The consolations of a Catholic funeral

Charles Cowling


Here’s an extract from good and powerful piece in the Catholic Herald by Siri Abrahamson

In the midst of a grey, damp winter, at the end of a healthy and normal pregnancy, our second child, a daughter, dies at birth. Despite 20 minutes of attempted resuscitation in the delivery room, she never draws breath outside my body. The neo-natal consultant has tears in his eyes when he comes up to the bedside where my husband and I are clutching each other’s hands in disbelief. “I am so sorry. We couldn’t save her.”

Our shock is complete. There was no indication this would happen. When we are asked if we would like our baby blessed, we say yes, in a haze. We are willing to grasp at any straws to try to numb this pain. The hospital’s Catholic priest turns up shortly thereafter. I can’t remember asking for a Catholic priest, but perhaps we had. Neither my husband nor I are Catholic, though my mother is.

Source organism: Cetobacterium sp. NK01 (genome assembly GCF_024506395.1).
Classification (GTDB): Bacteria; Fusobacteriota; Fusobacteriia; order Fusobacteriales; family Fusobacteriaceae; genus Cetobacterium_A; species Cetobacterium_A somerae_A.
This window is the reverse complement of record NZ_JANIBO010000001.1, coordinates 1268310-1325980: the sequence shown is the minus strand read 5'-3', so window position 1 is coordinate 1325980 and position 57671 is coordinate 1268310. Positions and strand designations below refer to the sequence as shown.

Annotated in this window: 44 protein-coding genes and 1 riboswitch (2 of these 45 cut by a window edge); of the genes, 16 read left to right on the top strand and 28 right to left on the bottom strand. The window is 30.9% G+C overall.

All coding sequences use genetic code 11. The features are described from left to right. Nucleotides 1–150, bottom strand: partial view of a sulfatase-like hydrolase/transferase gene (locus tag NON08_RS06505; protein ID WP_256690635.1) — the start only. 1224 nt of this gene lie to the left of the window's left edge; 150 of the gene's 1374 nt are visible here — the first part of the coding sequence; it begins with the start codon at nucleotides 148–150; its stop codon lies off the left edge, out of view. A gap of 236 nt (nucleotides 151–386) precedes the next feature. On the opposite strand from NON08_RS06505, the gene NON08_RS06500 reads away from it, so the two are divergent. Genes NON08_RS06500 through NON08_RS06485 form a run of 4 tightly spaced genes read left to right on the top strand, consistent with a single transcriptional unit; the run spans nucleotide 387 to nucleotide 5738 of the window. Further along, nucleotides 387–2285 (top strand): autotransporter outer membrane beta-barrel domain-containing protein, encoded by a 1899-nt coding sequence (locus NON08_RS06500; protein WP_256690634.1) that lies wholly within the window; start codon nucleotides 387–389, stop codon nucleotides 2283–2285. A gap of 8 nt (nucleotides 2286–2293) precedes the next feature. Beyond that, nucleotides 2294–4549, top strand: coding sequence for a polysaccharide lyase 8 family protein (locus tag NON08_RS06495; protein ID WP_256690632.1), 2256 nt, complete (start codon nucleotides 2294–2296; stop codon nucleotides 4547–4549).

The priest gets our names wrong, yet his prayer offers unexpected solace. He leaves us with a rosary. That night, and for many more nights to come, I sleep with it around my neck.

When it comes to arranging the funeral there are three available options – a Church of England service, a Catholic service or a non-religious ceremony. I ask my husband, an agnostic, if we can have a Catholic service and he says yes.

… … … 

A month after Elspeth’s death the funeral takes place in a crematorium in north London.

It is another cold and grey winter’s day. In accordance with our wishes, only a handful of friends and family are attending the service, and the heartache of everyone present is palpable. My husband and I have dreaded the service, being so close to our baby’s cold body again, the finality of what we are about to experience. When Elspeth’s coffin turns up, in a hearse delayed by morning rush-hour traffic, it is so small. My husband is encouraged to carry it inside. Standing in the front row of the crematorium’s chapel with our older daughter, I watch him walk inside, his face and body contorted with sobs. We know few words of the prayers said by the priest, but the service is beautiful and more meaningful than we had dared hope. Just as we walk outside, the sun breaks through the clouds for the first time in weeks.

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